“The Internet wasn’t really going back then,” says Manson wistfully. Thus, he and Alton set to hunting down cassettes, records, and transcripts from wide-ranging sources. One day at the now defunct Black Dog Video in Toronto, an employee helped Alton and Manson locate Michael Ondaatje’s 1970 film about bpNichol—The Sons of Captain Poetry, much coveted by only a rare few. As they were cashing out, the young woman—discerning that they were theatre artists—asked about how one could go about volunteering in the local scene. Upon learning that she’d just graduated from Queens with a degree in Canadian Contemporary Poetry and film, both Alton and Manson leapt. "What are you doing tomorrow?" they asked as she rang them out.

The next day, they put the clerk, Deborah Pearson, to work. Now a prominent UK-based theatre maker and founder of Forest Fringe, Pearson’s first real foray into experimental performance came via The Four Horseman Project. Collaborating with myriad international artists, she has been creating and facilitating new work ever since.

With Pearson and the assistance of the remaining three Horsemen—bpNichol died in 1988 due to complications from a routine back surgery—Manson and Alton pulled together a quantity of mostly ephemeral material. That included a set of rules meant to guide the improvised sounds that the Horsemen prized within their own performances. Those unique sounds, while difficult to document, made each reading distinct, aurally and emotionally.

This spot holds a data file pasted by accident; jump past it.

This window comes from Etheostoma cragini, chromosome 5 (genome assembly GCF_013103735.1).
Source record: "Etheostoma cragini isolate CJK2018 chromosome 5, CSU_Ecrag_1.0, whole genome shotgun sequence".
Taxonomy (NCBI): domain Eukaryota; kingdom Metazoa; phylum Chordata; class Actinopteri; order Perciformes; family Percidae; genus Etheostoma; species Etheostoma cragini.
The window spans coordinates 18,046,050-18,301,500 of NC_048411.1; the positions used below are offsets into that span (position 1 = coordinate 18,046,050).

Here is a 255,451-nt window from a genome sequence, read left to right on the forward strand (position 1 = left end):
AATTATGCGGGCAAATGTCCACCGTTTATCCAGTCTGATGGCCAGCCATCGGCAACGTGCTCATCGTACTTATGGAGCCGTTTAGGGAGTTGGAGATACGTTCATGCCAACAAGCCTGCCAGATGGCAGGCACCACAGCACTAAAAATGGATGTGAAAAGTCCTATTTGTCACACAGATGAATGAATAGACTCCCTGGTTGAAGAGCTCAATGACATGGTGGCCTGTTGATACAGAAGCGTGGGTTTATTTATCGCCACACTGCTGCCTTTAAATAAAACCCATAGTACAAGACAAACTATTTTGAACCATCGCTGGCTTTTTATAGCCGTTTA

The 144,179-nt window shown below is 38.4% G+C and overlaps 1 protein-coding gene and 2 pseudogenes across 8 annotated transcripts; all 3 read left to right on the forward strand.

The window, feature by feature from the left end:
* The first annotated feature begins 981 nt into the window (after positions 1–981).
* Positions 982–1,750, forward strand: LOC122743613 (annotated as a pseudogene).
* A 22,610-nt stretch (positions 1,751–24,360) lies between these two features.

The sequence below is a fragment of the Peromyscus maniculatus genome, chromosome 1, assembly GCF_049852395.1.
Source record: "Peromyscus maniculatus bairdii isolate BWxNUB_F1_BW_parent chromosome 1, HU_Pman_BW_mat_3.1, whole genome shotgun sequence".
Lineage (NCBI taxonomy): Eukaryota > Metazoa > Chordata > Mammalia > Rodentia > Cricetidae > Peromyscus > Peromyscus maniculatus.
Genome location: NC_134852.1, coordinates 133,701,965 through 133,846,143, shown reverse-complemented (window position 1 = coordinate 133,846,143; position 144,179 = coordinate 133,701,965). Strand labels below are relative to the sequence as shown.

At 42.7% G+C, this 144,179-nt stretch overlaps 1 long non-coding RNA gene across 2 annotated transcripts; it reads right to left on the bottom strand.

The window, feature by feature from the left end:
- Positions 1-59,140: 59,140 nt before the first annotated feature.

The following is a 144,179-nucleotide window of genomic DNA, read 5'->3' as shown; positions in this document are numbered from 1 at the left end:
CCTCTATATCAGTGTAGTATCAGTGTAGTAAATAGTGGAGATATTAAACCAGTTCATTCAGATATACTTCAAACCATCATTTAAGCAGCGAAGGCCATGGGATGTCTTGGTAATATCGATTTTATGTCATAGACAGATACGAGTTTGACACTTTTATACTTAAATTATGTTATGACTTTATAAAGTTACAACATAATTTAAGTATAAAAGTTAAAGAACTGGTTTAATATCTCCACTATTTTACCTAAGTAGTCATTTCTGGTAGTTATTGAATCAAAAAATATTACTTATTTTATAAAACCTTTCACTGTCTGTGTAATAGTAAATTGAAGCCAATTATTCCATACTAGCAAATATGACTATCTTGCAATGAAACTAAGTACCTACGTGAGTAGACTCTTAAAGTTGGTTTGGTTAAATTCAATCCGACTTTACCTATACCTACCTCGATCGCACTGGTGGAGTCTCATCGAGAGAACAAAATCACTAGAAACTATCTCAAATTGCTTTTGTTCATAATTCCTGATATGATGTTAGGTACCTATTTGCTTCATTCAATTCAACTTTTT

“It tries to get at everything that text can't,” explains Manson. “Sound is such a visceral conveyor of feeling, and we often overlook it in a society that's really pushed towards left-brain thinking and empiricism.”

Manson opens a binder thick with documents and pulls out a gridded page filled with notations. “They [the Horsemen] would write charts,” he says, pointing to boxes and circles that signify the current performers’ trajectory. The poetry leads, vulnerable with sounds that can’t be scripted, discordant and harmonious at once.

“They'd riff on a sound written in a certain cell,” says Manson, as I attempt to parse the chart he hands me. “Then all four horses would move from left-to-right. It could be as simple as a vowel, or ‘growl a lot.’ Or scream.”

And how is a scream written?

“You can't write a scream. You can only scream. And the sound of the scream conveys information that can be conveyed in no other way except screaming. Same with sobbing, or laughing. That's at the heart of sound poetry.”

Alton nods in agreement, and the two look at each other silently, waiting to see if the other will speak.


The Four Horsemen Project plays at The Young Centre for the Performing Arts from Thursday November 6 to Saturday November 22. Conceived and co-directed by Kate Alton and Ross Manson; based on the poetry of The Four Horsemen by Rafael Barreto-Rivera, Paul Dutton, Steve McCaffery and bpNichol; choreography by Kate Alton; animation by Bruce Alcock and Global Mechanic; musical Direction by John Millard; dramaturgy by Ross Manson; lighting design by Itai Erdal; costume design by Cass Reimer

Starring Jennifer Dahl, Graham McKelvie, Naoko Murakoshi, and Andrea Nann.

Presented by Volcano in association with Crooked Figure Dances and Global Mechanic. For tickets and information, click here.

Slightly squinting woman in a white shirt with black hair over left shoulder

Naomi Skwarna is Hazlitt’s interviews editor and social media manager (any unhinged tweets are due to her influence). She is a National Magazine Award-winning writer with bylines in the New York Times, Vulture, The Walrus, the Globe and Mail, Toronto Life, the British Journal of Photography, and others. Since 2019, Naomi has been producing slow fashion and soft sculpture under the name Casual Clowne.